"Don't underestimate what an organization can do if you get buy-in up and down the line," he said. About trends toward "bashing" public sector and unionized employees, "that's total baloney."

There are still big problems

Certainly, listening is not everything. Just understanding everyone's points of view won't cure the financial gap; WMATA will very quickly face trade-offs between higher fares, lower service, more money from local governments, or compensation for employees. WMATA isn't able to adequately maintain its railcars to get the number running that are supposed to be, and listening won't make new ones arrive faster from the manufacturer.

But while listening isn't everything, to paraphrase Red Symons, not listening is nothing. Good communication inside the agency will help Wiedefeld know what he needs to work to fix (and who he needs to hire to do it); good communication outside the agency will help build goodwill from riders, local leaders, and federal officials to help him succeed.

Communicating is also one thing he can do right away. He knows that it might "drive some staff nuts" for him to talk with everyone, but every big organization has people who think their best value is to stop the flow of information, to channel all communication through a rigid process to ensure it's fully sanitized. That doesn't make organizations effective. Wiedefeld isn't afraid to speak with advocates, or the press, or riders, or Congress. That frankness is just what WMATA needs right now.

"I am impressed and optimistic about what the future has to hold for WMATA with Paul at its helm," said Robbins. "If he maintains the openness that he's already shown and the gusto with which he's hit the ground running, I believe that we will see a very different agency in five years, and one that we will all be proud of."

Knowing that he can't solve all of the big problems at once, he also has been asking for quick steps he can take to make a difference. I suggested a few. What do you think he could do, realistically and in the short run? Post your ideas in the comments—he'll be listening.

Breakfast links: Transit calls and compromises

Photo by LaVladina on Flickr.
Talk to Wiedefeld: Metro's new chief will hold an open forum with the WMATA Riders' Union next month. He has already met with the group's leadership. The forum might be a chance to debunk some myths about Metro. (Post)

Betting on BRT: After some pushback, Montgomery will build Bus Rapid Transit service on its own dime, instead of funding through an independent agency. The county will now focus on planning less costly alternatives for one or two routes. (Post)

End of the line: If VRE expands to Gainesville, it might have to close the Broad Run station to allow for more storage space for trains on the Manassas Line. (Potomac Local)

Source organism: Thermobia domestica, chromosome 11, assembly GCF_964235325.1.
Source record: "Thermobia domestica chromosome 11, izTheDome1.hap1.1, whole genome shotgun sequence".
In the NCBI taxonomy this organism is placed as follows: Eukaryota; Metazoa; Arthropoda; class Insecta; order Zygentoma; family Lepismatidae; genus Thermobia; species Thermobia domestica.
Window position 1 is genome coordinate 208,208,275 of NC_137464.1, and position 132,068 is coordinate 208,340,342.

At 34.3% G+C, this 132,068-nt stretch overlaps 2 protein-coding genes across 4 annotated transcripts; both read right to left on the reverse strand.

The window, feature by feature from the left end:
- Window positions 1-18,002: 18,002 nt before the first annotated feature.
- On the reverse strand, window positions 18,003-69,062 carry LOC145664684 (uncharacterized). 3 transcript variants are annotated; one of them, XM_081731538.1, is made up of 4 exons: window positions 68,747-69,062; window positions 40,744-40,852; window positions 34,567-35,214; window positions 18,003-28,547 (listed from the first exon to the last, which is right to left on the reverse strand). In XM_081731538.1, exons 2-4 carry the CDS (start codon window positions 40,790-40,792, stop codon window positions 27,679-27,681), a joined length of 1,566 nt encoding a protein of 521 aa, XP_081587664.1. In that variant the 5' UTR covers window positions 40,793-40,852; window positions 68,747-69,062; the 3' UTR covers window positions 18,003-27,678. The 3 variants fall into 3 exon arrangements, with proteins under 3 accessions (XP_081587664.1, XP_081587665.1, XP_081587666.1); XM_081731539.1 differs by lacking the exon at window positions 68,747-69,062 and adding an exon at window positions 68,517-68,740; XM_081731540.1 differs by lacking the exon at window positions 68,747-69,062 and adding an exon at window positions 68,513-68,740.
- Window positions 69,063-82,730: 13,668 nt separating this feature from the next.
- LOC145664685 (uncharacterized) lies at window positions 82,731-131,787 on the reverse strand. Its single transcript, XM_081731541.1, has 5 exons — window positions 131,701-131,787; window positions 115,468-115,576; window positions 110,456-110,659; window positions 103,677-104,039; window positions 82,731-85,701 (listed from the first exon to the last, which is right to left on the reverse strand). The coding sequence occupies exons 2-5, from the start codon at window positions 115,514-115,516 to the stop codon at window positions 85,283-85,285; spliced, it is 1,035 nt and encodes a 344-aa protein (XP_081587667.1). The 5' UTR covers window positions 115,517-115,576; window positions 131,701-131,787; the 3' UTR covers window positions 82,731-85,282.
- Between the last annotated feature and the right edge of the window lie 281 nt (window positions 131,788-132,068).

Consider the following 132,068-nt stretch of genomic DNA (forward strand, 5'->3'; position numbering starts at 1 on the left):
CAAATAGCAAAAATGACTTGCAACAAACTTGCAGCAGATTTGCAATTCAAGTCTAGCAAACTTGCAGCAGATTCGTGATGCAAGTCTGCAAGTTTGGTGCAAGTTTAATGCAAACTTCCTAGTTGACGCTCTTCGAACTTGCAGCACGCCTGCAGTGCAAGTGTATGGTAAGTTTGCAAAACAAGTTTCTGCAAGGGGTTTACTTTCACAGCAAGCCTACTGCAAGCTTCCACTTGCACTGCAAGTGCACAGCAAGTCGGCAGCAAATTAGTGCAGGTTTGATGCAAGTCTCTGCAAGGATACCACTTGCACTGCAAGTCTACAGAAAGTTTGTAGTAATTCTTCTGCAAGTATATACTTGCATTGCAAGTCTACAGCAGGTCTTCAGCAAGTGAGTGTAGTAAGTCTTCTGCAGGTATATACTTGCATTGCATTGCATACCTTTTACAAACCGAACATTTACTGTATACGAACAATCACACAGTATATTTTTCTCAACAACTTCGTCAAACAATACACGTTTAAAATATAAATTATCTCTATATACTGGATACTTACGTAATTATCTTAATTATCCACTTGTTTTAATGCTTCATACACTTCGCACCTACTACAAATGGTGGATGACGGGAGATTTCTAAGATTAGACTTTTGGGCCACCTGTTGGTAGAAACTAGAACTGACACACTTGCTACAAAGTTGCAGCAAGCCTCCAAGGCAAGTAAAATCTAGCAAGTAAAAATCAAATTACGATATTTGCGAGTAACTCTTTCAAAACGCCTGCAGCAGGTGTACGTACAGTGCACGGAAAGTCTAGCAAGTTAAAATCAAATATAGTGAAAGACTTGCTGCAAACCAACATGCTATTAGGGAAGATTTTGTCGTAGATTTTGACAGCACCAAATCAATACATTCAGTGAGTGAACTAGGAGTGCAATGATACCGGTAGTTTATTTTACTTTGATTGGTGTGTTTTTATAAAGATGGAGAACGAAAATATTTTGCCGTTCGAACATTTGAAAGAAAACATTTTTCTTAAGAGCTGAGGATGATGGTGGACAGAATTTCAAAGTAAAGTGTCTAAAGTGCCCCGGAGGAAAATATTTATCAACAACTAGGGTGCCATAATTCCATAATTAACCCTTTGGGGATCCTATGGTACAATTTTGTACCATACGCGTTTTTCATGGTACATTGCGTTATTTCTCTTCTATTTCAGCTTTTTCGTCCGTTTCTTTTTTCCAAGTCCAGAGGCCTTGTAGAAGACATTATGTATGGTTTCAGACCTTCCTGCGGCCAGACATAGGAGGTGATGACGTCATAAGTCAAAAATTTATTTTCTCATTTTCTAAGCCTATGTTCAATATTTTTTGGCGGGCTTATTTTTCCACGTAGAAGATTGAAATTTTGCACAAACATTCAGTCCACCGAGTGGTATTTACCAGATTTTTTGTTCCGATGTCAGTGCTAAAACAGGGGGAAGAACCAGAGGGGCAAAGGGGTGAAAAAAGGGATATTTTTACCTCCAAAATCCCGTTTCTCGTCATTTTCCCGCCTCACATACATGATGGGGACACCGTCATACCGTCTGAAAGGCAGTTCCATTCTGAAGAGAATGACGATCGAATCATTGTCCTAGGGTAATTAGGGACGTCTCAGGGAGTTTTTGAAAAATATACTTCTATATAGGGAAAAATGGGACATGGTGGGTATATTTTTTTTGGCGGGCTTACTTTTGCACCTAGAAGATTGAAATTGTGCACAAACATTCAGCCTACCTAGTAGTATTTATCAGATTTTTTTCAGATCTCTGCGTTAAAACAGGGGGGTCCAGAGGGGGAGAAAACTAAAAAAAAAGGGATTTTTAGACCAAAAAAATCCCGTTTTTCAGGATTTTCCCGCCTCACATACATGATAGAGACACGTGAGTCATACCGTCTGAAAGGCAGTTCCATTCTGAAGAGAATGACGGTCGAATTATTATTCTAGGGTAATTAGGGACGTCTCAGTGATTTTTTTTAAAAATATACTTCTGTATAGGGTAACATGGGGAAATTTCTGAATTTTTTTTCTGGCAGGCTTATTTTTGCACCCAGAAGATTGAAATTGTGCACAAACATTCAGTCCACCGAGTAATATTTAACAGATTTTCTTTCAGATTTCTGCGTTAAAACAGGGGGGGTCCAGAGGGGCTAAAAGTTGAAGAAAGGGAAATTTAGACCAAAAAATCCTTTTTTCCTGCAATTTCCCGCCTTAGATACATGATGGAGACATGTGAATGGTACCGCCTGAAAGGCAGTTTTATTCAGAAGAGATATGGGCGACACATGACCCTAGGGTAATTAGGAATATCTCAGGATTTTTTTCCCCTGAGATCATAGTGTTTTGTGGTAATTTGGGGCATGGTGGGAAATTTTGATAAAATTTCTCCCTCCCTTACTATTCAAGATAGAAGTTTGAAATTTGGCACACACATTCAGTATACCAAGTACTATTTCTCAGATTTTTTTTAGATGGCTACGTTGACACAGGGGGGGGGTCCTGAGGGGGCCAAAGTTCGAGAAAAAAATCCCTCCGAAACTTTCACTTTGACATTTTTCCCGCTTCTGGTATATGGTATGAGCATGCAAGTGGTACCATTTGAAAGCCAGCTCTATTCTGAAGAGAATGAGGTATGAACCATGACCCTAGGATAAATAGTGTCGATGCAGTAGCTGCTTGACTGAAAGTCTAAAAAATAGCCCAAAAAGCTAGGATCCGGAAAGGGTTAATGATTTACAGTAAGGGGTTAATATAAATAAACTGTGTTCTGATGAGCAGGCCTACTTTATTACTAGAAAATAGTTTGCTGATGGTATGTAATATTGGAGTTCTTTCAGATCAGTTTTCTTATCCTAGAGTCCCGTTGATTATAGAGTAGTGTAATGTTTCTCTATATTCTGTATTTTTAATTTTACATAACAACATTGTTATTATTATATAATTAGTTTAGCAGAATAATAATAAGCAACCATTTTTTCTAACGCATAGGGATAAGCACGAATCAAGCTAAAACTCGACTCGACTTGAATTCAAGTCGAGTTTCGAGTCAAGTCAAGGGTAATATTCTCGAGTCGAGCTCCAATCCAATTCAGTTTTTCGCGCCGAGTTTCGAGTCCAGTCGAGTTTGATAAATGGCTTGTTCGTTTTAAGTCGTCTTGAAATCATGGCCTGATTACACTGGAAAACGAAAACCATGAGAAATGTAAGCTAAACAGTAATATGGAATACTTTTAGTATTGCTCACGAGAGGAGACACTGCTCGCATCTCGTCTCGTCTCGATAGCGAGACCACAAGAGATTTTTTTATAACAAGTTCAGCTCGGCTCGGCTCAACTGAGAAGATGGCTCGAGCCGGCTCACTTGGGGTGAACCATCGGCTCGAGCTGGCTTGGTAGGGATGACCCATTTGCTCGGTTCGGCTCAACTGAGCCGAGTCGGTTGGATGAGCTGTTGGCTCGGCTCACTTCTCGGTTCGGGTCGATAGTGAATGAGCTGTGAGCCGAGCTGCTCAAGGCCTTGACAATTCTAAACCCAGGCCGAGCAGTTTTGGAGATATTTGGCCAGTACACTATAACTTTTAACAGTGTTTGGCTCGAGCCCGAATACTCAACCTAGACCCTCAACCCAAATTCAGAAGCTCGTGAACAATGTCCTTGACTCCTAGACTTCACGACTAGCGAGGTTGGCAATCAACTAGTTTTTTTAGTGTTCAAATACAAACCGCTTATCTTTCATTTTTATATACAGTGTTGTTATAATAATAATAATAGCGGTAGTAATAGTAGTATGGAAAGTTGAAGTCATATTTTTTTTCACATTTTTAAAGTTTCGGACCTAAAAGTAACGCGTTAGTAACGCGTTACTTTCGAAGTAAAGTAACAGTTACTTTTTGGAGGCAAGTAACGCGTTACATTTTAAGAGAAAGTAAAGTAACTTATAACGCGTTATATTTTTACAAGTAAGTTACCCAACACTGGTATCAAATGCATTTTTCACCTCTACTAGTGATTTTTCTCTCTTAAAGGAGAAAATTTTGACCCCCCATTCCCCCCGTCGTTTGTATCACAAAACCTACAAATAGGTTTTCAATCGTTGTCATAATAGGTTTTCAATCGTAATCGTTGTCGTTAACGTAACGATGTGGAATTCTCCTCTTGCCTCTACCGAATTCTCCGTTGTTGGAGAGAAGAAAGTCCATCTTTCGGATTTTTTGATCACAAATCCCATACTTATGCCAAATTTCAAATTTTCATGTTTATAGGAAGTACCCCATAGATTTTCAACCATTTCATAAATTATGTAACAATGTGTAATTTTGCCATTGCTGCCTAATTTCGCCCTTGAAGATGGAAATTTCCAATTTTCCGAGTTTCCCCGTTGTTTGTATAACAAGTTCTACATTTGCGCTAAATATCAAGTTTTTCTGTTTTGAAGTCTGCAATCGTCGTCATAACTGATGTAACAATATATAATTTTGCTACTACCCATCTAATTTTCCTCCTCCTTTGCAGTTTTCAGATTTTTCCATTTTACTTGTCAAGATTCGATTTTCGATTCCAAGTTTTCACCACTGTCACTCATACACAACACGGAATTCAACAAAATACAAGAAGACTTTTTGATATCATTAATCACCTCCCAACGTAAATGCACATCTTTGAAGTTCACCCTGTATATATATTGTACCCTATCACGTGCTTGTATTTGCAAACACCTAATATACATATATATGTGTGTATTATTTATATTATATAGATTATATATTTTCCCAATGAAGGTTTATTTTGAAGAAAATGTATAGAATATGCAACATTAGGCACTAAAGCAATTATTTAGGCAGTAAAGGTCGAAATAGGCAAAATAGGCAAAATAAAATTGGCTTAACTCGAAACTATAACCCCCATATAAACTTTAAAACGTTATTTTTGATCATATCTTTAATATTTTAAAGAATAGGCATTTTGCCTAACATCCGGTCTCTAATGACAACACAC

H and I help K: If DC builds the planned streetcar transitway on K Street, Metro wants bus improvements to H and I Streets, like dedicated lanes or signal priority, to help speed up buses and alleviate construction traffic. (PlanItMetro)

Don't phase away: Drivers of clean fuel vehicles can use HOV lanes on I-66 without carpooling, but Virginia is phasing out the exemption for hybrid drivers. A local official says VDOT should enforce carpool rules first. (WAMU)

Maglev moves forward: Maryland just got a big grant to fund planning and engineering for maglev train service between DC and Baltimore. But is maglev just a distraction from more pressing transit priorities? (WAMU)

Mayor Mosby, maybe: The Mosbys are Baltimore's new power couple, with Marilyn prosecuting the Freddie Gray case and Nick running for mayor. Some residents say a mayoral win for Mosby could lead to conflicts of interest. (Post)

Regional economy blues: The DC region's economy grew much more slowly in 2014 than other large metropolitan areas around the country. Regions in Texas did the best. (City Paper)

And...: Here are ten ways to map Northern Virginia. (StatChat) ... US Transportation Undersecretary Peter Rogoff will move to Seattle to run its transit agency. (Post) ... Congress could help local governments stop "predatory towing." (WAMU)

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Bike paths are good for business, says the president of the Prince George's Chamber of Commerce

Some people were skeptical that Shortcake Bakery would succeed. After all, it's next to grungy strip of auto repair shops along Route 1 in Hyattsville. But David Harrington, the president of the Prince George's County Chamber of Commerce, whose wife opened the bakery, says the shop's location had an "unexpected asset": a nearby bike path.

David Harrington was the featured speaker at a economic development conference hosted by the Greenbelt Community Development Corporation last month. His personal experience with how bike trails can be advantageous for businesses was just one of the things he talked about.

"I can tell you one of the unexpected assets that we have at the bakery is that… it is near a bike path," said Harrington, referring to the Northwest Branch Trail, which is part of the Anacostia Tributary Trail system. "Cheryl and I always pray for good weather on Saturdays," he added, saying that when that happens "we may have 30 [cyclists] stop at Shortcake Bakery as they're going to Baltimore, going to College Park. It is a wonderful business asset."

Base image from Google Maps.